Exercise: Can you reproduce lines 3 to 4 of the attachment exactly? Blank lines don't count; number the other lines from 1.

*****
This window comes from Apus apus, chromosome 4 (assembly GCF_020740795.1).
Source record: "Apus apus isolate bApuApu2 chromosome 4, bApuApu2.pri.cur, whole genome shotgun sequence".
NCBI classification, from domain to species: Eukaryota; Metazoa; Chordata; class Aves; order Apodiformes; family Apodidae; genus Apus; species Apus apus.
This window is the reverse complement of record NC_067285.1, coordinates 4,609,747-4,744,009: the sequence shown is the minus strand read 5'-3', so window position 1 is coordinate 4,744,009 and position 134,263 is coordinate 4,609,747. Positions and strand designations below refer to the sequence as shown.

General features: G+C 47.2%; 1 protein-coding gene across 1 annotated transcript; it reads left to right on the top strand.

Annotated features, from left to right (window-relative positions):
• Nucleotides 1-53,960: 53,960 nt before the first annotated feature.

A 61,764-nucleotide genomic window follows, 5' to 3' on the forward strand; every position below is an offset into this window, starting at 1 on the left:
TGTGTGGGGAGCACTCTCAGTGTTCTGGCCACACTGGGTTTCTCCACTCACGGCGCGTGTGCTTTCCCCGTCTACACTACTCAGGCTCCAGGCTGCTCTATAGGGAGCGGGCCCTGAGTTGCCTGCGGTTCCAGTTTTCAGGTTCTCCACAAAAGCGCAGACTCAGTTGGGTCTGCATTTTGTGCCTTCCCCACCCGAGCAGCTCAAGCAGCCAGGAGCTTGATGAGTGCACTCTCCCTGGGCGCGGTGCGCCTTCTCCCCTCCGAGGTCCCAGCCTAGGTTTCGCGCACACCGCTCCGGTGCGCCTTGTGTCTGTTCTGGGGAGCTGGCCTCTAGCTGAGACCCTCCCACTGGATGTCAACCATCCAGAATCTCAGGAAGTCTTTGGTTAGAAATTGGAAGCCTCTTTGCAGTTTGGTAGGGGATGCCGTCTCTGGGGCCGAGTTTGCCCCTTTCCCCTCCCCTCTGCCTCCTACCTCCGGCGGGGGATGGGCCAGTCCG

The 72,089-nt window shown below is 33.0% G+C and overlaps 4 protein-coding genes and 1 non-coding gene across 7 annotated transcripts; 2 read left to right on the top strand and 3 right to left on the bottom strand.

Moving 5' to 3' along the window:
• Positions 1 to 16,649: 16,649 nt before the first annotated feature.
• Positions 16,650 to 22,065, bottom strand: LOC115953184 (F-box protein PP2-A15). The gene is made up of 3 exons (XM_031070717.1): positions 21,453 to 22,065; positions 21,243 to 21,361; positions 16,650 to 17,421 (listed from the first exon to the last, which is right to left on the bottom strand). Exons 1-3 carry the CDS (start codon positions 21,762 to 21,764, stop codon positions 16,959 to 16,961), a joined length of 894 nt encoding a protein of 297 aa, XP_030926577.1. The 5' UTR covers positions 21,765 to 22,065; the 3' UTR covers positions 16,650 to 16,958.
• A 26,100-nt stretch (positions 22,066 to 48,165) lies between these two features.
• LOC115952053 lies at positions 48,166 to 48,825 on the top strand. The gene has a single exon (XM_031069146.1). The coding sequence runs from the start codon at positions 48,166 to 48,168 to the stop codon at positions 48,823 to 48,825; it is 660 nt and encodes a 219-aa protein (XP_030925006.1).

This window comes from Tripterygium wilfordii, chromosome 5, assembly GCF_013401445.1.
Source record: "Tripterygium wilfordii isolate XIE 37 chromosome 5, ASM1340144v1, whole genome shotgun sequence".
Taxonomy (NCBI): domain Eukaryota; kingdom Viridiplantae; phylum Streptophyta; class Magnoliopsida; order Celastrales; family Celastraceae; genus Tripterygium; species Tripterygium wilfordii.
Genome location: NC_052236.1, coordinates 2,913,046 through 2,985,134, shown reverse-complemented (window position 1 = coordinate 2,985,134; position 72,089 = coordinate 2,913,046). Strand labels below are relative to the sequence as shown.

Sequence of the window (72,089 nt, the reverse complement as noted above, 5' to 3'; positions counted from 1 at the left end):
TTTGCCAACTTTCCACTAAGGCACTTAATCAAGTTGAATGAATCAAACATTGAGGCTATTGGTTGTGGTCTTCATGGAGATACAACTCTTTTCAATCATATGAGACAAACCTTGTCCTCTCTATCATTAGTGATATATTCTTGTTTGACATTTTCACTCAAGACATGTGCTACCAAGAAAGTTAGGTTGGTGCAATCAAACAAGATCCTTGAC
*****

NCBI classification, from domain to species: Eukaryota; Metazoa; Chordata; class Aves; order Apodiformes; family Apodidae; genus Apus; species Apus apus.
This window is the reverse complement of record NC_067285.1, coordinates 4,609,747-4,744,009: the sequence shown is the minus strand read 5'-3', so window position 1 is coordinate 4,744,009 and position 134,263 is coordinate 4,609,747. Positions and strand designations below refer to the sequence as shown.